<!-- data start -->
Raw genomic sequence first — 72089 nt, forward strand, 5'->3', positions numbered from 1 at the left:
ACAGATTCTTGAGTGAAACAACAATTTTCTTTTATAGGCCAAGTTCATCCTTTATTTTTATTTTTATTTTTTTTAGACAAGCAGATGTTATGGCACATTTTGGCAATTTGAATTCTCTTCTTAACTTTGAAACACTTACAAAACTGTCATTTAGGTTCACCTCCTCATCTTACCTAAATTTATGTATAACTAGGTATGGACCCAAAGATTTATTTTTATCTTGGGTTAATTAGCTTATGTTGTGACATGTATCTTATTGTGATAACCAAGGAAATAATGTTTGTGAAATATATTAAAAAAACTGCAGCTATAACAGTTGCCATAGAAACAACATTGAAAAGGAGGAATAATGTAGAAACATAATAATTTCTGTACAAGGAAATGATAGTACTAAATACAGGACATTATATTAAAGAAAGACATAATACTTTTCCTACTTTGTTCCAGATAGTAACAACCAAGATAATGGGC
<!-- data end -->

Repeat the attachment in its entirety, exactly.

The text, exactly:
Raw genomic sequence first — 72089 nt, forward strand, 5'->3', positions numbered from 1 at the left:
ACAGATTCTTGAGTGAAACAACAATTTTCTTTTATAGGCCAAGTTCATCCTTTATTTTTATTTTTATTTTTTTTAGACAAGCAGATGTTATGGCACATTTTGGCAATTTGAATTCTCTTCTTAACTTTGAAACACTTACAAAACTGTCATTTAGGTTCACCTCCTCATCTTACCTAAATTTATGTATAACTAGGTATGGACCCAAAGATTTATTTTTATCTTGGGTTAATTAGCTTATGTTGTGACATGTATCTTATTGTGATAACCAAGGAAATAATGTTTGTGAAATATATTAAAAAAACTGCAGCTATAACAGTTGCCATAGAAACAACATTGAAAAGGAGGAATAATGTAGAAACATAATAATTTCTGTACAAGGAAATGATAGTACTAAATACAGGACATTATATTAAAGAAAGACATAATACTTTTCCTACTTTGTTCCAGATAGTAACAACCAAGATAATGGGC